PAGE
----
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Proceedings of the International Association of Hydrological Sciences An open-access publication for refereed proceedings in hydrology
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Volume 364
Proc. IAHS, 364, 313–319, 2014
https://doi.org/10.5194/piahs-364-313-2014
© Author(s) 2014. This work is distributed under
the Creative Commons Attribution 3.0 License.
Proc. IAHS, 364, 313–319, 2014
https://doi.org/10.5194/piahs-364-313-2014
© Author(s) 2014. This work is distributed under
the Creative Commons Attribution 3.0 License.

  16 Sep 2014

16 Sep 2014

Electricity vs Ecosystems – understanding and predicting hydropower impact on Swedish river flow

B. Arheimer and G. Lindström B. Arheimer and G. Lindström
  • Swedish Meteorological and Hydrological Institute (SMHI), 60176 Norrköping, Sweden

Keywords: Hydrological regime, change, regulation, dams, naturalized, model skills, multi-basin, S-HYPE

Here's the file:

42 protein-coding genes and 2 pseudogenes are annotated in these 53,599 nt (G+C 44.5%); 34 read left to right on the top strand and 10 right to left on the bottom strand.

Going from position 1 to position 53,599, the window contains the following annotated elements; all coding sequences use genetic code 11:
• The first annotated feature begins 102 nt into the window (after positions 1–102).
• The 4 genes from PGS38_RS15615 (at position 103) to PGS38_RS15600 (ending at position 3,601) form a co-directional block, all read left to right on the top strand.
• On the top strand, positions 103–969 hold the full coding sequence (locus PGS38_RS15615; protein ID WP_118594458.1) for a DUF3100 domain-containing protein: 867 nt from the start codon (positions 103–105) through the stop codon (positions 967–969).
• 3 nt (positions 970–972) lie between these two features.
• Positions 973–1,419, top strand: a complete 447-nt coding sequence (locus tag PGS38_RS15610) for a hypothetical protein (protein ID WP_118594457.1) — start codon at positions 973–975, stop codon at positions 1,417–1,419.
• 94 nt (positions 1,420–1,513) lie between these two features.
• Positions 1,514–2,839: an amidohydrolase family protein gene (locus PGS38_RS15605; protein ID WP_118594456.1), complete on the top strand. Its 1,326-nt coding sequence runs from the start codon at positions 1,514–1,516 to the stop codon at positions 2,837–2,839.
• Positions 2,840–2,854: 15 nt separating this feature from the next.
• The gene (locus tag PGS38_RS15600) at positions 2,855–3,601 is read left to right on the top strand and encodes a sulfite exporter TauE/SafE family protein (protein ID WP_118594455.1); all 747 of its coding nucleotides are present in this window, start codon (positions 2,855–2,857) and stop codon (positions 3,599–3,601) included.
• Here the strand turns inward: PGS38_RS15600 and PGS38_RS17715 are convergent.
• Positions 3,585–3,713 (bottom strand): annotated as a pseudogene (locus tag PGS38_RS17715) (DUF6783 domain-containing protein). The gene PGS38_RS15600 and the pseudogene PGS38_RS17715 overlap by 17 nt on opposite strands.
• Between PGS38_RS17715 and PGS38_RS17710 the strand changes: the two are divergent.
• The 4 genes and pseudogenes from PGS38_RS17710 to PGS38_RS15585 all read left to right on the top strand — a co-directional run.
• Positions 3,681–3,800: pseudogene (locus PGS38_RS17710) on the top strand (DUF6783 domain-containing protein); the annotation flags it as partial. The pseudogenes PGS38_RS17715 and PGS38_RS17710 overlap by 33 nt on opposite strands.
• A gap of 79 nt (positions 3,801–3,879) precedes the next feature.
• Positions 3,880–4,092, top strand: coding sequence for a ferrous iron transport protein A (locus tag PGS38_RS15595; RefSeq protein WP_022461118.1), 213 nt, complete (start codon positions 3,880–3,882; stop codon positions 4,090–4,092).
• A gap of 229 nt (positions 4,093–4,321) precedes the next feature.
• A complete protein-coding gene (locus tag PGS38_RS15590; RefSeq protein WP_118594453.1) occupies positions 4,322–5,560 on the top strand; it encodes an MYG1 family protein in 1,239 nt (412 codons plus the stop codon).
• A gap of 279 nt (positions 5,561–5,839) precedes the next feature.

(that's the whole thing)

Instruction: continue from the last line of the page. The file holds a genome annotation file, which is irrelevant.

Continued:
Abstract. The most radical anthropogenic impact on water systems in Sweden originates from the years 1900–1970, when the electricity network was developed in the country and almost all rivers were regulated. The construction of dams and changes in water flow caused problems for ecosystems. Therefore, when implementing the EU Water Framework Directive (WFD) hydro-morphological indicators and targets were developed for rivers and lakes to achieve good ecological potential. The hydrological regime is one such indicator. To understand the change in flow regime we quantified the hydropower impact on river flow across Sweden by using the S-HYPE model and observations. The results show that the average redistribution of water during a year due to regulation is 19 % for the total discharge from Sweden. A distinct impact was found in seasonal flow patterns and flow duration curves. Moreover, we quantified the model skills in predicting hydropower impact on flow. The median NSE for simulating change in flow regime was 0.71 for eight dams studied. Results from the spatially distributed model are available for 37 000 sub-basins across the country, and will be used by the Swedish water authorities for reporting hydro-morphological indicators to the EU and for guiding the allocation of river restoration measures.

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